Apple has updated the software for its Apple TV set-top box to version 3.0. It looks pretty, but dull.
The update does NOT include any outside content, it appears, such as streaming video from Netflix, MLB, Hulu, TV networks, or other Web video sources. And it does not offer any sort of “app store” model, where third-party developers could put their wares on Apple TV.
This is not surprising, but it limits how useful the upgrade will be — and it’s not about to electrify Apple TV sales, which are likely very low. (No. 297 on Amazon’s best-selling electronics list, despite a price cut earlier this year.)
Instead, Apple has focused on improving the design of its existing service, and including support for things like iTunes Extras and iTunes LP, the multimedia “album” format it introduced earlier this year.
Not enough. As we said in September:
Apple needs to make major changes to the Apple TV’s software and platform. That could include some or all of these options:
- Opening Apple TV up to all Web video content, whether Apple controls it or not. (Rival Roku is heading in this direction with its $99 box.)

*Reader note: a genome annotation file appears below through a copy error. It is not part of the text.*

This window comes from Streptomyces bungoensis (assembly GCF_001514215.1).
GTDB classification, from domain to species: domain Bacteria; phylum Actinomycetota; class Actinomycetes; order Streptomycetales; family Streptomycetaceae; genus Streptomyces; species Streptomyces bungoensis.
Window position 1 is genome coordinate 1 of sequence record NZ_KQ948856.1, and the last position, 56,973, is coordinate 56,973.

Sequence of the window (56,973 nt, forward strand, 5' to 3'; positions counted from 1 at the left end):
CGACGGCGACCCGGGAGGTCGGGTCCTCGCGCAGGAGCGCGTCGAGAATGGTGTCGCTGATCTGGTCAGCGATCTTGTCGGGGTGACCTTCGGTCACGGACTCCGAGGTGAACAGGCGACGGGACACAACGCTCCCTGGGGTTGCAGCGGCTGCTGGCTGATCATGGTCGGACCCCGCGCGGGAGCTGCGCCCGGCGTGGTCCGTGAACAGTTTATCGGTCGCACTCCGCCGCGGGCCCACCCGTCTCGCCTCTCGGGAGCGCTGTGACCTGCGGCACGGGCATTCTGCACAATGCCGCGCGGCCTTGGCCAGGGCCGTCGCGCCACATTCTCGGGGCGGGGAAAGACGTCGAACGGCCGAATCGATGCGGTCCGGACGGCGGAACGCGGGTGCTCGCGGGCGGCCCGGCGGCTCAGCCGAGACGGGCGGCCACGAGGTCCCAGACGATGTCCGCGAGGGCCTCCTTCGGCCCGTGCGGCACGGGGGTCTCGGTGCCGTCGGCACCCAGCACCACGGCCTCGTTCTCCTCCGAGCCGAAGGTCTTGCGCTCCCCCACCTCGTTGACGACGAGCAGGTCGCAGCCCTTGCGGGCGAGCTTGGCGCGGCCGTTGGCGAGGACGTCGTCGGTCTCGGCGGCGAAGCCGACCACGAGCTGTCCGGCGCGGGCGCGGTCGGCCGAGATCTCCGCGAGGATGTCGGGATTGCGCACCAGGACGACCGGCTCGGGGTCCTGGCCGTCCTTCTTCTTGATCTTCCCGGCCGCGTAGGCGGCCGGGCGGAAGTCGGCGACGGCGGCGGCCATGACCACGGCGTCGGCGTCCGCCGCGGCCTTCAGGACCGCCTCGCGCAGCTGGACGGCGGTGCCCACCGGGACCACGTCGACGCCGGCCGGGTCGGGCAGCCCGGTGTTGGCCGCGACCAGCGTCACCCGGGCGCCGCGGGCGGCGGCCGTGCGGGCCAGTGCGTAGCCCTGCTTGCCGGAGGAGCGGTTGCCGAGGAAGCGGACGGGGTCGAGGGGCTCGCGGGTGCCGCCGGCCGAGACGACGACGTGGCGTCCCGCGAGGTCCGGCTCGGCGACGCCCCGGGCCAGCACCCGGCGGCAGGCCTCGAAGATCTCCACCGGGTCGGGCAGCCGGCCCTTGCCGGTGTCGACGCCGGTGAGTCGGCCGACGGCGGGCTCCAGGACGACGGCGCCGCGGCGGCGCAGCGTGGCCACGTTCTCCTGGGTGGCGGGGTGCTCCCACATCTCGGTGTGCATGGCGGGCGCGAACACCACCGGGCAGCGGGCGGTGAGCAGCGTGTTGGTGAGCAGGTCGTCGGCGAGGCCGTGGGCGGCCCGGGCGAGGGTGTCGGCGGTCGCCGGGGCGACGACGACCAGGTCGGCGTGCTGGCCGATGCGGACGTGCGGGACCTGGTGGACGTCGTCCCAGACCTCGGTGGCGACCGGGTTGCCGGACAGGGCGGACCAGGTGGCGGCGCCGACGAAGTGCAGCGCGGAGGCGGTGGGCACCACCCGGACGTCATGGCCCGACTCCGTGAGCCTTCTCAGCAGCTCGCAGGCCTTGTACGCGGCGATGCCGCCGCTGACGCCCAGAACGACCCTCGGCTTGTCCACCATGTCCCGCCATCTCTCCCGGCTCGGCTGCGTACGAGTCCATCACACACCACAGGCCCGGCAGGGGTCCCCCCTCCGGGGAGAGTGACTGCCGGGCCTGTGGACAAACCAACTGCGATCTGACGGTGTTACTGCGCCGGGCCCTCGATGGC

- Making iTunes a better video service; perhaps offering more subscription options than simply whole seasons of individual shows.
- Adding a Blu-ray player to Apple TV so it could replace an existing port on peoples’ TVs, not take up a new one.
- Establishing an App Store for Apple TV, so that companies could offer video services, games, other apps, hardware accessories, etc., the way they do on the iPhone.
But Apple hasn’t made any substantive changes to the platform in more than a year and a half. Eventually, it will have to do something. Even at $229, the Apple TV remains an expensive device with a very limited feature set. That’s why it’s been unpopular with consumers and why Apple has to excuse it as a “hobby” on earnings calls.